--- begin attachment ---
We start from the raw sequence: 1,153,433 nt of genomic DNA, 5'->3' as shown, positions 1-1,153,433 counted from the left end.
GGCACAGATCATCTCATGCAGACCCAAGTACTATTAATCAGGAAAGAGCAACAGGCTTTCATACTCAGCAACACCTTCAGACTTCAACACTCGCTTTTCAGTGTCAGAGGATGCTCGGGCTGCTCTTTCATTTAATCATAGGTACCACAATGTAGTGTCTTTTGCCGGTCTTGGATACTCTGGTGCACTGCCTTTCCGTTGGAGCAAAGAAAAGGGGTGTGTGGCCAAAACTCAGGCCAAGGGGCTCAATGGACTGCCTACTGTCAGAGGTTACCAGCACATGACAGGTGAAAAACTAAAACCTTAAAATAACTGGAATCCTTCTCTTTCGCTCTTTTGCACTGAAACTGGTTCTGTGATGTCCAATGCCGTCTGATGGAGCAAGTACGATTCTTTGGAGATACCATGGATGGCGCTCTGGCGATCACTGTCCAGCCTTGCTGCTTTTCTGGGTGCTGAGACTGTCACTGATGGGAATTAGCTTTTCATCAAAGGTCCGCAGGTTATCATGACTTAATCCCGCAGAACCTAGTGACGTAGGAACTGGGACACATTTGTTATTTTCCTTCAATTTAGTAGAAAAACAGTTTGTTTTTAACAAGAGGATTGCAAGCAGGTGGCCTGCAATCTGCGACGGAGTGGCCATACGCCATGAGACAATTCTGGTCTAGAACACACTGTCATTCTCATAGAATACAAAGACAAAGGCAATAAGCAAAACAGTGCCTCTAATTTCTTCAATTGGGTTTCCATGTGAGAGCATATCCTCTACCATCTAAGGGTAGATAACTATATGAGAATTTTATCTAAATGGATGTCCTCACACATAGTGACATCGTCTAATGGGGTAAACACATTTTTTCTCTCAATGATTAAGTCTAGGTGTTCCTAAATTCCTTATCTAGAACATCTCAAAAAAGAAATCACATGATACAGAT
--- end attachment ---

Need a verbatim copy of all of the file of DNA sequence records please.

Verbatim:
We start from the raw sequence: 1,153,433 nt of genomic DNA, 5'->3' as shown, positions 1-1,153,433 counted from the left end.
GGCACAGATCATCTCATGCAGACCCAAGTACTATTAATCAGGAAAGAGCAACAGGCTTTCATACTCAGCAACACCTTCAGACTTCAACACTCGCTTTTCAGTGTCAGAGGATGCTCGGGCTGCTCTTTCATTTAATCATAGGTACCACAATGTAGTGTCTTTTGCCGGTCTTGGATACTCTGGTGCACTGCCTTTCCGTTGGAGCAAAGAAAAGGGGTGTGTGGCCAAAACTCAGGCCAAGGGGCTCAATGGACTGCCTACTGTCAGAGGTTACCAGCACATGACAGGTGAAAAACTAAAACCTTAAAATAACTGGAATCCTTCTCTTTCGCTCTTTTGCACTGAAACTGGTTCTGTGATGTCCAATGCCGTCTGATGGAGCAAGTACGATTCTTTGGAGATACCATGGATGGCGCTCTGGCGATCACTGTCCAGCCTTGCTGCTTTTCTGGGTGCTGAGACTGTCACTGATGGGAATTAGCTTTTCATCAAAGGTCCGCAGGTTATCATGACTTAATCCCGCAGAACCTAGTGACGTAGGAACTGGGACACATTTGTTATTTTCCTTCAATTTAGTAGAAAAACAGTTTGTTTTTAACAAGAGGATTGCAAGCAGGTGGCCTGCAATCTGCGACGGAGTGGCCATACGCCATGAGACAATTCTGGTCTAGAACACACTGTCATTCTCATAGAATACAAAGACAAAGGCAATAAGCAAAACAGTGCCTCTAATTTCTTCAATTGGGTTTCCATGTGAGAGCATATCCTCTACCATCTAAGGGTAGATAACTATATGAGAATTTTATCTAAATGGATGTCCTCACACATAGTGACATCGTCTAATGGGGTAAACACATTTTTTCTCTCAATGATTAAGTCTAGGTGTTCCTAAATTCCTTATCTAGAACATCTCAAAAAAGAAATCACATGATACAGAT